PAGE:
Correcting a Lisp with Therapy
The term 'lisp' refers to a difficulty achieving the correct tongue position when pronouncing the /s/ and /z/ sounds.
When a person lisps their tongue either protrudes between, or touches, their front teeth and the sound they make is more like a 'th' than a /s/ or /z/.
There are 4 types of lisps:
1. Interdental (frontal) lisp where the tongue protrudes between the front teeth and the air-flow is directed forwards. The /s/ and /z/ sound like 'th'.
2. 'Dentalised lisp' where the tongue rests on, or pushes against, the front teeth, the air-flow is directed forwards, producing a slightly muffled sound.
3. Lateral lisp where the tongue position is very close to the normal position for /l/ and the sound is made with the air-flow directed over the sides of the tongue.
4. Palatal lisp where the mid-section of the tongue comes in contact with the soft palate, quite far back.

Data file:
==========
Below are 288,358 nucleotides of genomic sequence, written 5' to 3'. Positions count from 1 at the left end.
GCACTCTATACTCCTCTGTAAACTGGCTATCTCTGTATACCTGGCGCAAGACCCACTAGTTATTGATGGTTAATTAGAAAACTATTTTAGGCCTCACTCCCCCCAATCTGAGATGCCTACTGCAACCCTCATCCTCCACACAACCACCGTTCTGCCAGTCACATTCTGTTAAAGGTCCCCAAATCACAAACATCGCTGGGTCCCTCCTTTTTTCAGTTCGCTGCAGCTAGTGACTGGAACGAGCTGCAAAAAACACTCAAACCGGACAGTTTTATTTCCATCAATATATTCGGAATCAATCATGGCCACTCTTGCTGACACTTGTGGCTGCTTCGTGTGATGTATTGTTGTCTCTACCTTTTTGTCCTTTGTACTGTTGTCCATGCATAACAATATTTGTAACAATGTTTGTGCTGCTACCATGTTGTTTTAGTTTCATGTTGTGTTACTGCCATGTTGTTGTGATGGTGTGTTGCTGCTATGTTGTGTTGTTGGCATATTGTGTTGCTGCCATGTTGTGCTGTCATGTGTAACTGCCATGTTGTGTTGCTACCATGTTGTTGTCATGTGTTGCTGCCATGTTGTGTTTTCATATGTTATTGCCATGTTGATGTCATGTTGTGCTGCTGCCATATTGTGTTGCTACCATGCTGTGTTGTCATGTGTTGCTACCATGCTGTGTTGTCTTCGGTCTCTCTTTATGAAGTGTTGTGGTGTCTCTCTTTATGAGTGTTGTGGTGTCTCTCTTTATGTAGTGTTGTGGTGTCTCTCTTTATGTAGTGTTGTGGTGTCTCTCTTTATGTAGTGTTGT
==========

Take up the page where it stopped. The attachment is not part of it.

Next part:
Sometimes children and adults who lisp when they attempt to say /s/ and /z/ also have tongue placement problems when they try to say 'sh' as in 'shoe', 'zh' as in measure, 'ch' as in 'chair', and 'dg' as in 'badge'.
The therapy for the first two types of lisps is often simple, straight forward and brief; children are usually treated for these kinds of lisps around age 4 ½. The third and fourth types often prove to be quite resistant to change and require more rigorous therapy for longer periods of time; treatment for a lateral or palatal lisp may be appropriate in children under 4½.
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